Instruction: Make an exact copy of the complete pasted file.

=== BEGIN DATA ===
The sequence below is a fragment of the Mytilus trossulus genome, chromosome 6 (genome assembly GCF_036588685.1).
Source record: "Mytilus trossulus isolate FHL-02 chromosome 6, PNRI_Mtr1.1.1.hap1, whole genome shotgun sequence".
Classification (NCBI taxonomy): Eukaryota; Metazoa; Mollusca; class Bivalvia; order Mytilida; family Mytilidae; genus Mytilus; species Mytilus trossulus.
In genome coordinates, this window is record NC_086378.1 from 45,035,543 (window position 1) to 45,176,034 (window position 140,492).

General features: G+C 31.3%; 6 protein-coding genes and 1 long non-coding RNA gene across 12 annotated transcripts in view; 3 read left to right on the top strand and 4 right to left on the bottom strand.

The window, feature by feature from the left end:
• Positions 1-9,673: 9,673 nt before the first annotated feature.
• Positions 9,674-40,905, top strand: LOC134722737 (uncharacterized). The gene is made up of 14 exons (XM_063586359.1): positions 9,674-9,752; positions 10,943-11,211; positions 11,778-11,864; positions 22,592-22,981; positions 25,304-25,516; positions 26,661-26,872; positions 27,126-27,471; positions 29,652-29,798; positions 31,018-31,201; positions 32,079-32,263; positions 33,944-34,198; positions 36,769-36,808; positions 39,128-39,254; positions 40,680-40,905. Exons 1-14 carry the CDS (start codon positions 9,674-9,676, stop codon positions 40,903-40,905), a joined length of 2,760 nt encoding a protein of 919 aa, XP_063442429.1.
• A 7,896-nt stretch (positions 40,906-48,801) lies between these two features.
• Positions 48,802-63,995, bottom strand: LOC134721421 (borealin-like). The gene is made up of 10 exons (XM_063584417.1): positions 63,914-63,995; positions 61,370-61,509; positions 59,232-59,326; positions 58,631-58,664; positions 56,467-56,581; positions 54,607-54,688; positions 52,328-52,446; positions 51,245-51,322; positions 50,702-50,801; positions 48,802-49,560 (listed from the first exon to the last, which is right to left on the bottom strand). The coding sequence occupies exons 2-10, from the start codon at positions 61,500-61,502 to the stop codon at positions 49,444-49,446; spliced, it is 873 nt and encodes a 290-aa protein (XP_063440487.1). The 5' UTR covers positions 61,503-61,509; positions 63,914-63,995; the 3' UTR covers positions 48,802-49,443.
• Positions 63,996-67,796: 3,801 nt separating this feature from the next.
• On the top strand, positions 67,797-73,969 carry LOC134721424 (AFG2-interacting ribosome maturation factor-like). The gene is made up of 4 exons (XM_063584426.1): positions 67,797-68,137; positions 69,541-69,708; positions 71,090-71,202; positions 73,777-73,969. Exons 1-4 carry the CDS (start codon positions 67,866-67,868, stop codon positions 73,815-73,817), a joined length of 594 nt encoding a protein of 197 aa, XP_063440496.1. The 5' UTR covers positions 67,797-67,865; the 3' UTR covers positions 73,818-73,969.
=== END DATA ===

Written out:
The sequence below is a fragment of the Mytilus trossulus genome, chromosome 6 (genome assembly GCF_036588685.1).
Source record: "Mytilus trossulus isolate FHL-02 chromosome 6, PNRI_Mtr1.1.1.hap1, whole genome shotgun sequence".
Classification (NCBI taxonomy): Eukaryota; Metazoa; Mollusca; class Bivalvia; order Mytilida; family Mytilidae; genus Mytilus; species Mytilus trossulus.
In genome coordinates, this window is record NC_086378.1 from 45,035,543 (window position 1) to 45,176,034 (window position 140,492).

General features: G+C 31.3%; 6 protein-coding genes and 1 long non-coding RNA gene across 12 annotated transcripts in view; 3 read left to right on the top strand and 4 right to left on the bottom strand.

The window, feature by feature from the left end:
• Positions 1-9,673: 9,673 nt before the first annotated feature.
• Positions 9,674-40,905, top strand: LOC134722737 (uncharacterized). The gene is made up of 14 exons (XM_063586359.1): positions 9,674-9,752; positions 10,943-11,211; positions 11,778-11,864; positions 22,592-22,981; positions 25,304-25,516; positions 26,661-26,872; positions 27,126-27,471; positions 29,652-29,798; positions 31,018-31,201; positions 32,079-32,263; positions 33,944-34,198; positions 36,769-36,808; positions 39,128-39,254; positions 40,680-40,905. Exons 1-14 carry the CDS (start codon positions 9,674-9,676, stop codon positions 40,903-40,905), a joined length of 2,760 nt encoding a protein of 919 aa, XP_063442429.1.
• A 7,896-nt stretch (positions 40,906-48,801) lies between these two features.
• Positions 48,802-63,995, bottom strand: LOC134721421 (borealin-like). The gene is made up of 10 exons (XM_063584417.1): positions 63,914-63,995; positions 61,370-61,509; positions 59,232-59,326; positions 58,631-58,664; positions 56,467-56,581; positions 54,607-54,688; positions 52,328-52,446; positions 51,245-51,322; positions 50,702-50,801; positions 48,802-49,560 (listed from the first exon to the last, which is right to left on the bottom strand). The coding sequence occupies exons 2-10, from the start codon at positions 61,500-61,502 to the stop codon at positions 49,444-49,446; spliced, it is 873 nt and encodes a 290-aa protein (XP_063440487.1). The 5' UTR covers positions 61,503-61,509; positions 63,914-63,995; the 3' UTR covers positions 48,802-49,443.
• Positions 63,996-67,796: 3,801 nt separating this feature from the next.
• On the top strand, positions 67,797-73,969 carry LOC134721424 (AFG2-interacting ribosome maturation factor-like). The gene is made up of 4 exons (XM_063584426.1): positions 67,797-68,137; positions 69,541-69,708; positions 71,090-71,202; positions 73,777-73,969. Exons 1-4 carry the CDS (start codon positions 67,866-67,868, stop codon positions 73,815-73,817), a joined length of 594 nt encoding a protein of 197 aa, XP_063440496.1. The 5' UTR covers positions 67,797-67,865; the 3' UTR covers positions 73,818-73,969.